In a modest office jutting off the brutalist brick building of Hutchison Hall at the University of Rochester, geologist Vasilii Petrenko sits behind a desk looking out at the Genesee River.
“It’s really different than the ice you’d see in the river, in the sense that it’s full of air bubbles,” he says, referring to glacial ice in Greenland and Antarctica.
Year after year (800,000 years if we’re talking Antarctica), snow compacts under its own weight forming strata that encapsulate the space—the air—between flake structures. “And these [ice cores] are perfect samples of past atmospheres.”
Petrenko, an assistant professor in the U of R’s department of Earth and Environmental Sciences, studies the dynamics of Earth’s natural climate system and how it works from the perspective of climate pasts. As a scientist, he says, the object of study is ideally examined in a well-controlled lab where one variable can be tweaked at a time. But with the Earth, he says, “We can’t do that.” The drilling and examination of glacial ice core samples from Greenland and now Taylor Glacier, Antarctica, allow scientists like Petrenko to hypothesize the continuity of spikes in global temperatures as anthropogenic (human-caused) and natural ecological shifts occur.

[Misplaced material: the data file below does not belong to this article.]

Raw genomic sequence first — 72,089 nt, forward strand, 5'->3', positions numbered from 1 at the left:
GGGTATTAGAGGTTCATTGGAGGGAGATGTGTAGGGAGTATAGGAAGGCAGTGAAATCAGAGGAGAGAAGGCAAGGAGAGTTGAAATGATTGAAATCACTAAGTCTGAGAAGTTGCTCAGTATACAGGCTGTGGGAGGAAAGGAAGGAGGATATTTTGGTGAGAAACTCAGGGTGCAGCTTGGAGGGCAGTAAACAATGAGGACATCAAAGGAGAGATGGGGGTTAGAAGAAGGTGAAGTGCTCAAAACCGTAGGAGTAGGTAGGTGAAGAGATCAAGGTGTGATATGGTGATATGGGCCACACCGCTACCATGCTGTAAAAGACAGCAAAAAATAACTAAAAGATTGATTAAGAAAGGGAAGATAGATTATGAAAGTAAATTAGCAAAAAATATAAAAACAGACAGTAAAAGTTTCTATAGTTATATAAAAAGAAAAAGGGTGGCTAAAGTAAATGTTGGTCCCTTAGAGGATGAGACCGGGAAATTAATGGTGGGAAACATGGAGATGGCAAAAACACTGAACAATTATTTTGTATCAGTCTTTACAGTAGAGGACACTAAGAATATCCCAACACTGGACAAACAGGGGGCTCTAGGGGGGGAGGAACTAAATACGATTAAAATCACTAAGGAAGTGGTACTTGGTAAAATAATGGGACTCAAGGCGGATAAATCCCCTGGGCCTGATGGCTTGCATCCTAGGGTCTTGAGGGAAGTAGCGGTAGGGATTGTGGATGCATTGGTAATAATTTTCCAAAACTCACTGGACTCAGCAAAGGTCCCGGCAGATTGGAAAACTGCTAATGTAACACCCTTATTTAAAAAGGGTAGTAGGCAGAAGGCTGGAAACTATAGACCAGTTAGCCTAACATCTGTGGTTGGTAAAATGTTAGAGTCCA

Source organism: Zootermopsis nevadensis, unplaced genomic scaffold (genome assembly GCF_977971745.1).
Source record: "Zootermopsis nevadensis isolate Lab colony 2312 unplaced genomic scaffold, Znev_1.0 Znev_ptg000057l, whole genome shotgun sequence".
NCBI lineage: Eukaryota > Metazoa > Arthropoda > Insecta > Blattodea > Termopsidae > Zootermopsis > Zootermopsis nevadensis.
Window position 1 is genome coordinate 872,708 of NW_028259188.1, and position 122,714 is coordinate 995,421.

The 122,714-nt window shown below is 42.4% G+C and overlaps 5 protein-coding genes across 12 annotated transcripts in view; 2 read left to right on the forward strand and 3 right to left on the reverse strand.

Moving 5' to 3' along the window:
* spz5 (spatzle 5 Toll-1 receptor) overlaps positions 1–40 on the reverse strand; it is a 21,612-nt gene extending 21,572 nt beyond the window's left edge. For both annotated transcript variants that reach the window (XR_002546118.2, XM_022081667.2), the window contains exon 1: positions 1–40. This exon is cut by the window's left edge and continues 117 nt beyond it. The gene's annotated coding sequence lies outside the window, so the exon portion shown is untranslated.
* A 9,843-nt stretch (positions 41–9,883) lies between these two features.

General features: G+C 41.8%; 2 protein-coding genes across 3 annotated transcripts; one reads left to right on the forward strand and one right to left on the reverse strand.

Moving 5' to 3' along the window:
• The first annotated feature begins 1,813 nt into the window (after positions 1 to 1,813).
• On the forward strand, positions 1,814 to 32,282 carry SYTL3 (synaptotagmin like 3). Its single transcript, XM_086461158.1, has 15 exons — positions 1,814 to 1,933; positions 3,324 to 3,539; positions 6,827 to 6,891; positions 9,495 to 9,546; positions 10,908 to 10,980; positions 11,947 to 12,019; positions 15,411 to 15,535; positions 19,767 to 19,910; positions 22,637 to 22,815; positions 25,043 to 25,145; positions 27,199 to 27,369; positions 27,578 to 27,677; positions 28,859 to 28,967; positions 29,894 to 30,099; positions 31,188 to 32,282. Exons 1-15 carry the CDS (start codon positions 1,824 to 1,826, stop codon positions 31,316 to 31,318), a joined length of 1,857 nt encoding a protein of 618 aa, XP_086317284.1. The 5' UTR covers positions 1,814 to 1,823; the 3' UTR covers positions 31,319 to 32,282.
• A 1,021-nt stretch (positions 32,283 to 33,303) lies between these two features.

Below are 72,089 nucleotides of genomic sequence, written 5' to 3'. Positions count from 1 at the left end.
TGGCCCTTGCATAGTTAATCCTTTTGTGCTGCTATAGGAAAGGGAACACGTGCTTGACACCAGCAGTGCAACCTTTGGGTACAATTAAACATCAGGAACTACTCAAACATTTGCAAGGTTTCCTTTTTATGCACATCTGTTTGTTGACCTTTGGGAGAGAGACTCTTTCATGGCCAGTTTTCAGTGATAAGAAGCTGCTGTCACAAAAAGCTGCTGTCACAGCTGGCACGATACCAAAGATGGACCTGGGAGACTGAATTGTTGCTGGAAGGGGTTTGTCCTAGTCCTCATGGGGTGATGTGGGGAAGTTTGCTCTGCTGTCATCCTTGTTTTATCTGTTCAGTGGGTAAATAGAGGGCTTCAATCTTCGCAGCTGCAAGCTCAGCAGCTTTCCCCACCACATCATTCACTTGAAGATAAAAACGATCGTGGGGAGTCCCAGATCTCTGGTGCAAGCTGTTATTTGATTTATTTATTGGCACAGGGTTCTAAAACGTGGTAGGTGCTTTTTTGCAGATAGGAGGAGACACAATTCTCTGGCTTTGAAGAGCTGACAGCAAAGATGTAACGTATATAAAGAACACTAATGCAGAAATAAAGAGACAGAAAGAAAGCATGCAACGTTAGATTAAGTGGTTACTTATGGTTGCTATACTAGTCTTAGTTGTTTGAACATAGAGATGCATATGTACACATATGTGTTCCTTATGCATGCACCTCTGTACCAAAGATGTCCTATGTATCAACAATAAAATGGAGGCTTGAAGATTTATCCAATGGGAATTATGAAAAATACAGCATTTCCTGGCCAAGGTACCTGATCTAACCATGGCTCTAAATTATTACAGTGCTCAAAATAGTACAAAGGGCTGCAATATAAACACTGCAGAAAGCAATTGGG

Per molecule, the greenhouse gas methane (CH4) is about 25 times more potent than carbon dioxide (CO2). Considering contributions from different anthropogenic emittants today, methane is the second-largest contributor to the warming of the planet after CO2.
“It has also been a factor in the past,” Petrenko says. “When temperatures are high, methane concentrations are high. When temperatures are low, methane concentrations are low. It reinforces the warming, and what we see is that there are these really rapid warming events, particularly in the northern hemisphere, that happen periodically, and a couple of these happened during the last deglaciation when the Earth was transitioning from the last glacial maximum, when Rochester was buried under a mile or more of ice.”
Measuring and mapping up to 800,000 years of past atmospheres on Earth provide researchers with a schematic view of what a balanced climate system looks like, how it acts, and how the planet reacts out of balance.
“The ultimate goal is to better understand the Earth’s climate system, and get a more predictive power for the future,” Petrenko says.